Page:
Extended Care Questions Brought to Leadership Team

Posted by: Laura Crandall   -   Posted in: News- Feb 23, 2012 2 Comments

Recently the Leadership Team and kindergarten faculty received a letter that gave feedback and asked questions about our extended care program and school calendar. Some of the points raised were new, some have been raised before; all of them will be useful for future planning. I appreciated this family’s perspective; in particular the reasons that a staggered start to the school year can be difficult for some parents. The authors expressed a general sense of appreciation for the extended care program, as regards quality, affordability, and evening operations. I’ve written the other points raised by the letter’s authors in a question/answer format. This blog is, in part, a venue for communicating some of the questions that parents ask about our school and our answers to those questions.

Can the school offer 8am to 6pm care during school breaks?
The school tries to balance the needs of working parents with school resources. Were we to offer break care, it would be run by our current extended care staff. This means they would then be unable to participate in professional development or take a needed break. An 8 am to 6 pm camp would need a minimum of three staff members to ensure appropriate, safe coverage for students and 8 hour work days with breaks for staff. This would require a minimum enrollment of 10 students for the duration of the break care offered. BWS has offered both spring break care and summer camps in the past. The school has stopped offering break care due lack of interest/need. Should that need level increase, and should our staffing levels increase, we would consider offering break care. However, space limitations currently hamper our extended care program and those limitations are a problem with break care as well. Our spaces are ideal for school operations, but they do not lend themselves to an 8 am to 6 pm non-academic program. Ideally, the school should have two to three dedicated rooms for extended care programs. This summer we will offer a four week camp for kindergarteners, from 8am to 2pm.

Why doesn’t the school offer care for preschool students?
Despite being in a large building, we do not have enough space for a preschool extended care program. While having a full-day program for preschoolers could help attract a wider range of families, our current single-room preschool is neither big enough for a full-day program nor for a half-day program with extended care. If the school were to mix the kindergarten and preschool extended care programs, that would require using both of our kindergarten rooms for extended care in the afternoon. In years past, the kindergarten extended day program has been held in one kindergarten classroom. This makes daily classroom prep and cleaning for the kindergarten program difficult, but is for the most part manageable. To have both kindergarten rooms occupied by extended care until 6 pm is not possible. Our ability to offer extended care for preschool is largely an issue of space limitations.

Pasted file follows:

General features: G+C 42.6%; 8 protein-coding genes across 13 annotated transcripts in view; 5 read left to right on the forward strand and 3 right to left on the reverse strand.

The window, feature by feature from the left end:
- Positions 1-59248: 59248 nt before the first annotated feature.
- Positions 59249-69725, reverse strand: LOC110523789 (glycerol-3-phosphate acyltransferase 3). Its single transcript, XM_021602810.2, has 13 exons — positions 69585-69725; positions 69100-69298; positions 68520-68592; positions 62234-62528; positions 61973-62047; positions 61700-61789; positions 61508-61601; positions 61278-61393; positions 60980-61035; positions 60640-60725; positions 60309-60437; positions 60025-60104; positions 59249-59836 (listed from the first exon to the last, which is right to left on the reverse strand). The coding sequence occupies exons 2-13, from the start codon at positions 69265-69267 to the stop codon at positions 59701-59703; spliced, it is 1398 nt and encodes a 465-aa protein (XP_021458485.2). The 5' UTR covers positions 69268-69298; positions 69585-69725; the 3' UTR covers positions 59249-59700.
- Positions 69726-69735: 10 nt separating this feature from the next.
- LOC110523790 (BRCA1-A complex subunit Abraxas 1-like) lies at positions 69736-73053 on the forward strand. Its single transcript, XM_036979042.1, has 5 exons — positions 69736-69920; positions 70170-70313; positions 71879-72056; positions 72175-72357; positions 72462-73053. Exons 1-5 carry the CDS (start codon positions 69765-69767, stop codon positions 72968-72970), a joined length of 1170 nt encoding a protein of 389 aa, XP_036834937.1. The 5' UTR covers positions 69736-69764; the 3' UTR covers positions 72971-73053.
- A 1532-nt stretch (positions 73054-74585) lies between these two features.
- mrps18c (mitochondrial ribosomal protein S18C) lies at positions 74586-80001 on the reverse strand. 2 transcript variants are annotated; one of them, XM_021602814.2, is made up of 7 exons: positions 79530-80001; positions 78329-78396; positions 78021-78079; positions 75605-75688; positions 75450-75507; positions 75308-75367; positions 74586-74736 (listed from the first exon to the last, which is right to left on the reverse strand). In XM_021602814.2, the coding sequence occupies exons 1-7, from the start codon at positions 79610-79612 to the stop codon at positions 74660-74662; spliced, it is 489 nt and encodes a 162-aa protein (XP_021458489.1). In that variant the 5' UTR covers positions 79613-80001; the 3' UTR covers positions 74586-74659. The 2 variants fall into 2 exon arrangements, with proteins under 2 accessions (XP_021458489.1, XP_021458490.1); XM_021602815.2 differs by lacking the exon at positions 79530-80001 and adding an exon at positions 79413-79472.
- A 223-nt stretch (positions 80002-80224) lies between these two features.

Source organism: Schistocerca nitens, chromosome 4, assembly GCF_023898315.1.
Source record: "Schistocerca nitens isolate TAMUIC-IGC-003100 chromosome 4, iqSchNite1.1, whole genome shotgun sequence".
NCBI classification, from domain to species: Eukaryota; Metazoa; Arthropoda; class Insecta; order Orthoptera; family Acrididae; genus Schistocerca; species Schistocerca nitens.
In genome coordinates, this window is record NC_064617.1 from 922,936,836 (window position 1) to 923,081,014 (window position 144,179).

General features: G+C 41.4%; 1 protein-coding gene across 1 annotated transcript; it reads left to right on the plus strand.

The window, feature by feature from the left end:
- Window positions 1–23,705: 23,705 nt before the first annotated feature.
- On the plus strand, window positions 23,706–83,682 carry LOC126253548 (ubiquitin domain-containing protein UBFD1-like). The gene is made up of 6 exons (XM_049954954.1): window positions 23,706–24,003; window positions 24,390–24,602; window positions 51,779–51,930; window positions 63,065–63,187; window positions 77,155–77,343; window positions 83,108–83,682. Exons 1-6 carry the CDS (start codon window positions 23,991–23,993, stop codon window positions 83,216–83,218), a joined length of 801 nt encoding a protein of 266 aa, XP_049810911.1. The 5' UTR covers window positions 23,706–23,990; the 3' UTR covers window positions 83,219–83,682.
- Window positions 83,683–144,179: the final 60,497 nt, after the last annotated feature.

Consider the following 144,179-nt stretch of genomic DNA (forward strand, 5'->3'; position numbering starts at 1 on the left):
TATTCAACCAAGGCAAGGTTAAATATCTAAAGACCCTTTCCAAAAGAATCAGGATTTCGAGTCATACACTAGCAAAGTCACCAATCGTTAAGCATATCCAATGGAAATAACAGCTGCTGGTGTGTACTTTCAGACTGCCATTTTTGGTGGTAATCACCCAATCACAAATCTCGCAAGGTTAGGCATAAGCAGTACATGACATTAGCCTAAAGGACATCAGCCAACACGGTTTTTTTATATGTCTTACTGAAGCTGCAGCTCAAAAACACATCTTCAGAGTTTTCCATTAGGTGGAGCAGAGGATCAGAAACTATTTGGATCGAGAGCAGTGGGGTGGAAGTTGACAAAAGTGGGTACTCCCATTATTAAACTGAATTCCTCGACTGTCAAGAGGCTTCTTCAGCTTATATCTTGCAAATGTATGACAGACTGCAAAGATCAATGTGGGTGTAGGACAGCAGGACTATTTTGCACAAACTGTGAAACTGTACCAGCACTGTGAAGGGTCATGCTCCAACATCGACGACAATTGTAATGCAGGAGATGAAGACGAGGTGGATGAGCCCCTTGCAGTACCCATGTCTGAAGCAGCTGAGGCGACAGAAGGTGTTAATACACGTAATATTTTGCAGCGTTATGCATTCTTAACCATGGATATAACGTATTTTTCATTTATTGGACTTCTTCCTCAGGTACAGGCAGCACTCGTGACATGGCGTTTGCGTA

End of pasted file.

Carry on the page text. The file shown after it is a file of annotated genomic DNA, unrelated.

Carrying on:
Has the school considered offering before school care?
BWS has not identified a great enough need for a before school program. Again space limitations factor into this, and we have neither a dedicated space for morning care nor a suitable room for this purpose available in the morning. There are also staffing issues with before school care, which could possibly be surmounted if the need for such a program arose and the school did not have space limitations.

Can the school change kindergarten drop-off time so it aligns with the grade school start?Some years ago, the school adjusted the start time of preschool and parent and child classes to better align with kindergarten start times. At that time, both Kindergartens changed their ‘door open’ time from 8.30 to 8.15, in an effort to better align with the 8.15 grade school start times. Kindergarten students may be dropped off in either of the kindergarten classrooms at 8.15, which is the published start time of grade school. The published start time for kindergarten is 8.30.